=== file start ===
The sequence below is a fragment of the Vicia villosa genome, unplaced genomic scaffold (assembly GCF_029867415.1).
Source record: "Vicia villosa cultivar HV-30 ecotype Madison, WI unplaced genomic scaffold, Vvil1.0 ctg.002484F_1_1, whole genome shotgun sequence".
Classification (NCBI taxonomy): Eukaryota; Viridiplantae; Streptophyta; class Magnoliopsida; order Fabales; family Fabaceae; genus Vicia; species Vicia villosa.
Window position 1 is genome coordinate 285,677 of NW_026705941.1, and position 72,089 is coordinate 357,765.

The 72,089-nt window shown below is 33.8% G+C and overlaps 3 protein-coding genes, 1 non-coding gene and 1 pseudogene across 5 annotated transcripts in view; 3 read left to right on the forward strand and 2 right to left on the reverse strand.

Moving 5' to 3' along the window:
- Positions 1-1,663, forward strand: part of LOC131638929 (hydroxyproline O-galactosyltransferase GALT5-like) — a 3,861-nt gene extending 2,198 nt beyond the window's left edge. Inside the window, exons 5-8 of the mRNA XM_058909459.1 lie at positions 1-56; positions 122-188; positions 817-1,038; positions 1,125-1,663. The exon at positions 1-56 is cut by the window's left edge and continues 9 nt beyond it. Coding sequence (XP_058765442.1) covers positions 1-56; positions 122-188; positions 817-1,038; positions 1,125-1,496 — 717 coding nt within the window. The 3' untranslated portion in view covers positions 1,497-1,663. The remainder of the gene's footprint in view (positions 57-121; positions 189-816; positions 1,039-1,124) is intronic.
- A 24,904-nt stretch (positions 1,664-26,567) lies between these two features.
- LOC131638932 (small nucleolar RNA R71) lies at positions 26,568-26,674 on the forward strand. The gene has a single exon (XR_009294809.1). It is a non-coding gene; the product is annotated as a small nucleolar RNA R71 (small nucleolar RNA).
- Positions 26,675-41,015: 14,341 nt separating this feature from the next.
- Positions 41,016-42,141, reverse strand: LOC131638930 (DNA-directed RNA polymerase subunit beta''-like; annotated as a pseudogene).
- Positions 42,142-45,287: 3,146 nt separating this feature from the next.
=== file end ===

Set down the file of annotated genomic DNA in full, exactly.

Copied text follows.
The sequence below is a fragment of the Vicia villosa genome, unplaced genomic scaffold (assembly GCF_029867415.1).
Source record: "Vicia villosa cultivar HV-30 ecotype Madison, WI unplaced genomic scaffold, Vvil1.0 ctg.002484F_1_1, whole genome shotgun sequence".
Classification (NCBI taxonomy): Eukaryota; Viridiplantae; Streptophyta; class Magnoliopsida; order Fabales; family Fabaceae; genus Vicia; species Vicia villosa.
Window position 1 is genome coordinate 285,677 of NW_026705941.1, and position 72,089 is coordinate 357,765.

The 72,089-nt window shown below is 33.8% G+C and overlaps 3 protein-coding genes, 1 non-coding gene and 1 pseudogene across 5 annotated transcripts in view; 3 read left to right on the forward strand and 2 right to left on the reverse strand.

Moving 5' to 3' along the window:
- Positions 1-1,663, forward strand: part of LOC131638929 (hydroxyproline O-galactosyltransferase GALT5-like) — a 3,861-nt gene extending 2,198 nt beyond the window's left edge. Inside the window, exons 5-8 of the mRNA XM_058909459.1 lie at positions 1-56; positions 122-188; positions 817-1,038; positions 1,125-1,663. The exon at positions 1-56 is cut by the window's left edge and continues 9 nt beyond it. Coding sequence (XP_058765442.1) covers positions 1-56; positions 122-188; positions 817-1,038; positions 1,125-1,496 — 717 coding nt within the window. The 3' untranslated portion in view covers positions 1,497-1,663. The remainder of the gene's footprint in view (positions 57-121; positions 189-816; positions 1,039-1,124) is intronic.
- A 24,904-nt stretch (positions 1,664-26,567) lies between these two features.
- LOC131638932 (small nucleolar RNA R71) lies at positions 26,568-26,674 on the forward strand. The gene has a single exon (XR_009294809.1). It is a non-coding gene; the product is annotated as a small nucleolar RNA R71 (small nucleolar RNA).
- Positions 26,675-41,015: 14,341 nt separating this feature from the next.
- Positions 41,016-42,141, reverse strand: LOC131638930 (DNA-directed RNA polymerase subunit beta''-like; annotated as a pseudogene).
- Positions 42,142-45,287: 3,146 nt separating this feature from the next.